Information Films of India

B. D. Garga has described the Indian documentary film as being ‘a war baby, conceived by the British and nurtured by the Indians’ (Garga, 1987, 26). This dual parentage provided the Indian documentary with an unusual and often fraught gestation.

At the beginning of the Second World War the British government’s Ministry of Information (MoI) noted its two main objectives for Indian documentary film: to promote War propaganda within India itself, and to portray a positive image of British rule of India to audiences abroad (Garga, 2007, 62). The person initially in charge of reconciling these aims was Desmond Young, who had been employed by the Government of India as its chief press advisor at the outbreak of War. Despite being a film novice, Young was enthusiastic about his task. He believed that film was the ideal medium to extend Indian military recruitment ‘beyond the so-called “martial classes”’ (Garga, 2007, 63). Young first turned to British advertising agencies operating in India to oversee his propaganda films, believing that ‘it was their business to know about selling through pictures’ (Garga, 2007, 63). These agencies nevertheless turned to established Indian film studios to help with the documentaries’ production.

In early 1940 Young showed his first batch of films to the MoI. Among them were He’s in the Navy (1940, Wadia Movietone), which showed the recruitment of naval cadets, and Planes of Hindustan (1940, Wadia Movietone), which detailed the activities of the Indian Air Force. These films were quickly made and were rudimentary in the extreme. Young conceded that ‘Since there has been no demand for documentary shorts in this country in the past, direction is somewhat amateurish’ (Young). The MoI found them ‘interesting’, but not of sufficient quality for distribution abroad (Garga, 2007, 64). In India, Young found that dubbing the films into the country’s major languages was ‘comparatively simple’, but getting them shown in cinemas that usually only showed Indian-language films provided a more difficult problem (Young).

It was this situation that led to the creation of the Film Advisory Board (FAB), which was formed on 4 July 1940. Between them, the FAB’s members controlled ‘all the principal circuits in India’ (Young). This situation led to complaints from the Indian press that the organisation operated as a mutually beneficial cartel (Garga, 2007, 69). It was the FAB’s remit to put before the Indian public ‘films of interesting war subjects and others of informatory value’ (Garga, 2007, 65). Several of the FAB’s members, including its first chairman, J.B.H. Wadia, were nationalists, but they were willing to make films that supported British war aims. Srirupa Roy believes that for some of them providing this support was a ‘tactical manoeuvre’, as they believed it would help ‘the long term goal of national independence to be secured’ (Roy, 2002, 239).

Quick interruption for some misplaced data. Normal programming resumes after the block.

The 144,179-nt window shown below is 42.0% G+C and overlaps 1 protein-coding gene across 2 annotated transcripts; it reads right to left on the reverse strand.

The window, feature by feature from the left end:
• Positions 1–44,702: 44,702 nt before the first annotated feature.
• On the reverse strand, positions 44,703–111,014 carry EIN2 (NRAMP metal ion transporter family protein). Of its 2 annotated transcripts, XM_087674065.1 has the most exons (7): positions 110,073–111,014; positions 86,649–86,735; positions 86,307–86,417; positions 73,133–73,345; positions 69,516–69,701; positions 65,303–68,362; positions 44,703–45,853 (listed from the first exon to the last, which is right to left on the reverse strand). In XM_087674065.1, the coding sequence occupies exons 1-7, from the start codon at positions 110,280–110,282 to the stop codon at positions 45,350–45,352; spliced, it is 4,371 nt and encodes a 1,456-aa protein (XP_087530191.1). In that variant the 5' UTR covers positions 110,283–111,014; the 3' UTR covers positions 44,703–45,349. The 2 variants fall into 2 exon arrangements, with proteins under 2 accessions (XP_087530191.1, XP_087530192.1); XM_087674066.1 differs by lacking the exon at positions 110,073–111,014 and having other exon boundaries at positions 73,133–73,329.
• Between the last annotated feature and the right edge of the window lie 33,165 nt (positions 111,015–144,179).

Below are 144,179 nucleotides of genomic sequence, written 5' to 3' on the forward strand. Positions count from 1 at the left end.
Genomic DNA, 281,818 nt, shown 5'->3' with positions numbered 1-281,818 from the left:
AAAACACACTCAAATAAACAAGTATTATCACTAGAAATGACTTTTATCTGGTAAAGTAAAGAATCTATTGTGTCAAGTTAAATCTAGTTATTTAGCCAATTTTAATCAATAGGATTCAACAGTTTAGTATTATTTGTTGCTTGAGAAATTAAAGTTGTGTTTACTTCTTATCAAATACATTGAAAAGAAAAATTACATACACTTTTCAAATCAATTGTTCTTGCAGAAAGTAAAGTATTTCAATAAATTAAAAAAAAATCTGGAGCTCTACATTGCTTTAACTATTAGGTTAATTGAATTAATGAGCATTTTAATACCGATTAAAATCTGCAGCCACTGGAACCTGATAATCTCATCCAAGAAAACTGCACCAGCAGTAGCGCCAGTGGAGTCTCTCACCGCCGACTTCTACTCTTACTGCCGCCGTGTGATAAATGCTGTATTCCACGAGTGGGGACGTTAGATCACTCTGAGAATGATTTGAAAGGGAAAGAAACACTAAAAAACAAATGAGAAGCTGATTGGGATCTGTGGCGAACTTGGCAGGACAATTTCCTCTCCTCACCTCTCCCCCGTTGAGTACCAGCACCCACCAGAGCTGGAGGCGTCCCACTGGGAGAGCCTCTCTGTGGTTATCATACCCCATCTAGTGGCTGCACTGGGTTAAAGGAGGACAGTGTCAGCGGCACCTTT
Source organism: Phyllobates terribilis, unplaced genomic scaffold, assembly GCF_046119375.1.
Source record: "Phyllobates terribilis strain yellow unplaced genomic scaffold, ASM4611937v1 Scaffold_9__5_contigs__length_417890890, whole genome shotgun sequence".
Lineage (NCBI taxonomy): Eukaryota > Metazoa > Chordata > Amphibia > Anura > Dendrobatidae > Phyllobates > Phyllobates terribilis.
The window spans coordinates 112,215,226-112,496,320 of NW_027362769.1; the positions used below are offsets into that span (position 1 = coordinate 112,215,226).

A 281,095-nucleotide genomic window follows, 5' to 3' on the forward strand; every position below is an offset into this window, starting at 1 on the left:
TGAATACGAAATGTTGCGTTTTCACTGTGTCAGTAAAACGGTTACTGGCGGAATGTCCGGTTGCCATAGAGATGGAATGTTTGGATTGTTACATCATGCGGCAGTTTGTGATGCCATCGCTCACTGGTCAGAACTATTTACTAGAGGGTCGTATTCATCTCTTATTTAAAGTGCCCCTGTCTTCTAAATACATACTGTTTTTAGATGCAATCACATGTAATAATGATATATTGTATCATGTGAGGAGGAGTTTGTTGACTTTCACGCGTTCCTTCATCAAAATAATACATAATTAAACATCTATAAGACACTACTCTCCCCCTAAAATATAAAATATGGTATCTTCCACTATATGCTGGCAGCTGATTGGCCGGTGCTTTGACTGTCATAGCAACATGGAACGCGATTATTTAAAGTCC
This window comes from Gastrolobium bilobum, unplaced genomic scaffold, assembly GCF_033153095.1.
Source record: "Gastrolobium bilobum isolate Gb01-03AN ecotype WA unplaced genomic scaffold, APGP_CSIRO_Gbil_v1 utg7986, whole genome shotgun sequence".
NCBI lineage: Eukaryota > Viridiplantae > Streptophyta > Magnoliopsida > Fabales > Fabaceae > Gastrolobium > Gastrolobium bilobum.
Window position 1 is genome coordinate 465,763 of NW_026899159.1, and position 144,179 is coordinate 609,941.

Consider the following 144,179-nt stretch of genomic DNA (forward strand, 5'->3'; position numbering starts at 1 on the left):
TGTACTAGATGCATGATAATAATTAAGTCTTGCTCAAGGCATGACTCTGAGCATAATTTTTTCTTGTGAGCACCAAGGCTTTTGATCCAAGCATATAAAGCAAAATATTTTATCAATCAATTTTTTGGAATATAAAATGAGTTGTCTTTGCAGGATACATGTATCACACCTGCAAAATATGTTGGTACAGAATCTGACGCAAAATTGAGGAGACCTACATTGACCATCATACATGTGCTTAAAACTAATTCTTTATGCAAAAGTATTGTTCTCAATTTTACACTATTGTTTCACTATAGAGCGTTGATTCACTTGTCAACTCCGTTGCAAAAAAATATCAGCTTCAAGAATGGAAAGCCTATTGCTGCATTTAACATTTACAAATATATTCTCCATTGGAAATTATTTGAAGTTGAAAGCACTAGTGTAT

Despite the formation of the FAB, the MoI remained unconvinced that quality documentaries could be produced in India (Garga, 2007, 66). As a result the noted British documentary producer and director, Alexander Shaw, was despatched to the sub-continent to head a film production unit, set up under the aegis of the FAB. During his period in charge Shaw employed some talented Indian filmmakers, including Partap Parmar and Ezra Mir; he also succeeded in improving the quality of the films produced. Among the 13 short documentary films he was responsible for were Defenders of India (1941), covering the contribution of Indian soldiers to the Libyan campaign, and The Handymen (1941), which outlined the work of the Royal Bombay Sappers and Miners.

Shaw had to reconcile a number of conflicting demands. While he had wished to introduce a more subtle form of propaganda to his films, others at the FAB demanded that the films be made simple in order to address the illiterate among the Indian audience (Garga, 2007, 71-72). Moreover, he also had to satisfy both an Indian audience and the audience abroad. During his period in charge the funding and the choice of subject matter of the FAB productions were split jointly between the Government of India and the MoI (Woods, 2001, 298). Philip Woods has noted that, caught between these two camps, ‘The films have none of the verve and imagination of the best British official propaganda films of the Second World War, but neither do they have a distinctive indigenous quality’ (Woods, 2001, 304). While several of Shaw’s films were shown in Britain and distributed to other Empire countries, they were less readily accepted in America. R.R. Ford, the films officer for the British Library of Information of New York, noted that Defenders of India and The Handymen represented a ‘great advance’ on earlier films, but he still felt that they were only suitable for non-theatrical distribution (Ford). He also noted that ‘The fundamental problem is the unfortunate fact that very little, if anything, that a British person says about Indian affairs is believed here’ (Garga, 2007, 78).